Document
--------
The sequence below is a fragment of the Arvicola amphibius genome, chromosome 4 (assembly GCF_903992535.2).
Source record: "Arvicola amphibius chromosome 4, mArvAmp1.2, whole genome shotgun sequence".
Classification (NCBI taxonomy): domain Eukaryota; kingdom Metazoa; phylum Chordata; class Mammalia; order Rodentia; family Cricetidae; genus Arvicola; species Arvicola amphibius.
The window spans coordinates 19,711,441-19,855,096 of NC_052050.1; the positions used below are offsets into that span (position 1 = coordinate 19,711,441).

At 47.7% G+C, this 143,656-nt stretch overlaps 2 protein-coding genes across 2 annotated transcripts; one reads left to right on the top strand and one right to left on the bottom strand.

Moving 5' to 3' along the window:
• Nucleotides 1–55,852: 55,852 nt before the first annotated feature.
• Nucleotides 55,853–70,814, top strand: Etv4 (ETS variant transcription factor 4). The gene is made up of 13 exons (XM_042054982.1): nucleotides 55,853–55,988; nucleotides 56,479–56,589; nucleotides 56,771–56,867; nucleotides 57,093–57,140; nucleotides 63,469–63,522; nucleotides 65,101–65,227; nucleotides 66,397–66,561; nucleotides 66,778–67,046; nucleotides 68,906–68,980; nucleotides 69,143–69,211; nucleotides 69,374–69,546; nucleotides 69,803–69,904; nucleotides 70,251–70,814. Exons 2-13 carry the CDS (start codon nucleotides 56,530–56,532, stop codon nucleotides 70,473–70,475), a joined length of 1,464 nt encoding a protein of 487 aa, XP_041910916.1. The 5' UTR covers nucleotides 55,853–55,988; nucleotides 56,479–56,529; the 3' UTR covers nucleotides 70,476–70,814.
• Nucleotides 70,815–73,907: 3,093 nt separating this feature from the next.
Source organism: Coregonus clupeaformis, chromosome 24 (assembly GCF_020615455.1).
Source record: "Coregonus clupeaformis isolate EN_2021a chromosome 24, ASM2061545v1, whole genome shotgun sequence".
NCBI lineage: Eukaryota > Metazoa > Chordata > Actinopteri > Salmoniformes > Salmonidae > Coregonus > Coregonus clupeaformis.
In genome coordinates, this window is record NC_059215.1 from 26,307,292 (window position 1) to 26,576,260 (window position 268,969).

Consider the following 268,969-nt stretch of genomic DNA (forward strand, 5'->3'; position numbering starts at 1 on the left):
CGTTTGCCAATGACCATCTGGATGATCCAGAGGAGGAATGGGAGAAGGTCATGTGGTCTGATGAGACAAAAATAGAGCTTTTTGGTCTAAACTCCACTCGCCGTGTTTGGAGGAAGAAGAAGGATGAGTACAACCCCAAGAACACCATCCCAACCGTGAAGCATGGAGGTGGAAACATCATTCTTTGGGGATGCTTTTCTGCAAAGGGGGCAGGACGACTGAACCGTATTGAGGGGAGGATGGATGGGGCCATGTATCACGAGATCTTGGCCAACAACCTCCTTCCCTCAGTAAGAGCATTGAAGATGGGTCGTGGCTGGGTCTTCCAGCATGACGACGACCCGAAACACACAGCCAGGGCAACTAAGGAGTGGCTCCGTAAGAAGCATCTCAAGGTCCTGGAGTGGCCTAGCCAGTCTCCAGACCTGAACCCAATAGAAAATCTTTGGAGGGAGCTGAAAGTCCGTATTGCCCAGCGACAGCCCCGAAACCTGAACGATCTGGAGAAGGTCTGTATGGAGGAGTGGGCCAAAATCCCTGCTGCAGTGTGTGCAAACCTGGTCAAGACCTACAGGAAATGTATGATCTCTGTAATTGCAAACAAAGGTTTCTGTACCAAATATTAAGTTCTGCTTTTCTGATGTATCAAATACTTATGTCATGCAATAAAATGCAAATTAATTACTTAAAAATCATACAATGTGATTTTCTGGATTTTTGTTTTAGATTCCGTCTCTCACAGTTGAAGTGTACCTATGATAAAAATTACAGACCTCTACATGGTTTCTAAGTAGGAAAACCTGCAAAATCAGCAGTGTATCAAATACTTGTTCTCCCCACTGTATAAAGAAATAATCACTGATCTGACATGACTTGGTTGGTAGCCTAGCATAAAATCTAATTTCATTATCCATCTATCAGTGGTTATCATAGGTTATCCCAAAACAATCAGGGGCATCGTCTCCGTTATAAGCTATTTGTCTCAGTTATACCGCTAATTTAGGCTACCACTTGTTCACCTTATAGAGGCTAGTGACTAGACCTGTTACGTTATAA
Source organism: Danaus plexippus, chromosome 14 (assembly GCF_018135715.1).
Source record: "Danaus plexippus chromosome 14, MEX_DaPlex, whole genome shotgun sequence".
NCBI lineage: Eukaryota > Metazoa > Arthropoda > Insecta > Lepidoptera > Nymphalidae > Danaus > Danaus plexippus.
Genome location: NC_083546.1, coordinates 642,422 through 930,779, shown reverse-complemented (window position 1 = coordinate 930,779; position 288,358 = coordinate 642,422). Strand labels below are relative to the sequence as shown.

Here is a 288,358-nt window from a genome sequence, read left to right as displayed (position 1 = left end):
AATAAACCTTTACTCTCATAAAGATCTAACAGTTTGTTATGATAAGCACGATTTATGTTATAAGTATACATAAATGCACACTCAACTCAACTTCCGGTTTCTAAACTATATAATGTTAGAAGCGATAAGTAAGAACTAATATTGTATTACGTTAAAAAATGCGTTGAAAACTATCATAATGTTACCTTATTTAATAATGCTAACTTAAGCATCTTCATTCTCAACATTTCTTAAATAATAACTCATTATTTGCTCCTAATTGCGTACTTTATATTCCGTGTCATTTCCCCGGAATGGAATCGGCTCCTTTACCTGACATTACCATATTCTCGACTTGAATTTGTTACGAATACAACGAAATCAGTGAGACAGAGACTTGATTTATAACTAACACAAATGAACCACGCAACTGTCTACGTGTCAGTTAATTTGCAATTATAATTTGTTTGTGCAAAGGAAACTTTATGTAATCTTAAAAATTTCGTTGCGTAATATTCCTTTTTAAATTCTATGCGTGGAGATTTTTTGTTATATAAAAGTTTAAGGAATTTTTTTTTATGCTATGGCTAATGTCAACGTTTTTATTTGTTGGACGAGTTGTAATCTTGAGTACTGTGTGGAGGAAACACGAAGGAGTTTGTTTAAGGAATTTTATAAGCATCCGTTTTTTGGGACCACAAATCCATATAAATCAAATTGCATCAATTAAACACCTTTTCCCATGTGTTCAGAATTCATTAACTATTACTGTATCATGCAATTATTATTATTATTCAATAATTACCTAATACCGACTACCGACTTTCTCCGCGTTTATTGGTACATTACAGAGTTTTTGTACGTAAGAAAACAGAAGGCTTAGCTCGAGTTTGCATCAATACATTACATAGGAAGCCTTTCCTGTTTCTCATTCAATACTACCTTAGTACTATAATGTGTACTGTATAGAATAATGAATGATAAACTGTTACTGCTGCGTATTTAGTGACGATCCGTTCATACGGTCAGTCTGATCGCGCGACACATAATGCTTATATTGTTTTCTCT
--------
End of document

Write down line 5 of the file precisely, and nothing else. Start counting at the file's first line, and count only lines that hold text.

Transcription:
At 47.7% G+C, this 143,656-nt stretch overlaps 2 protein-coding genes across 2 annotated transcripts; one reads left to right on the top strand and one right to left on the bottom strand.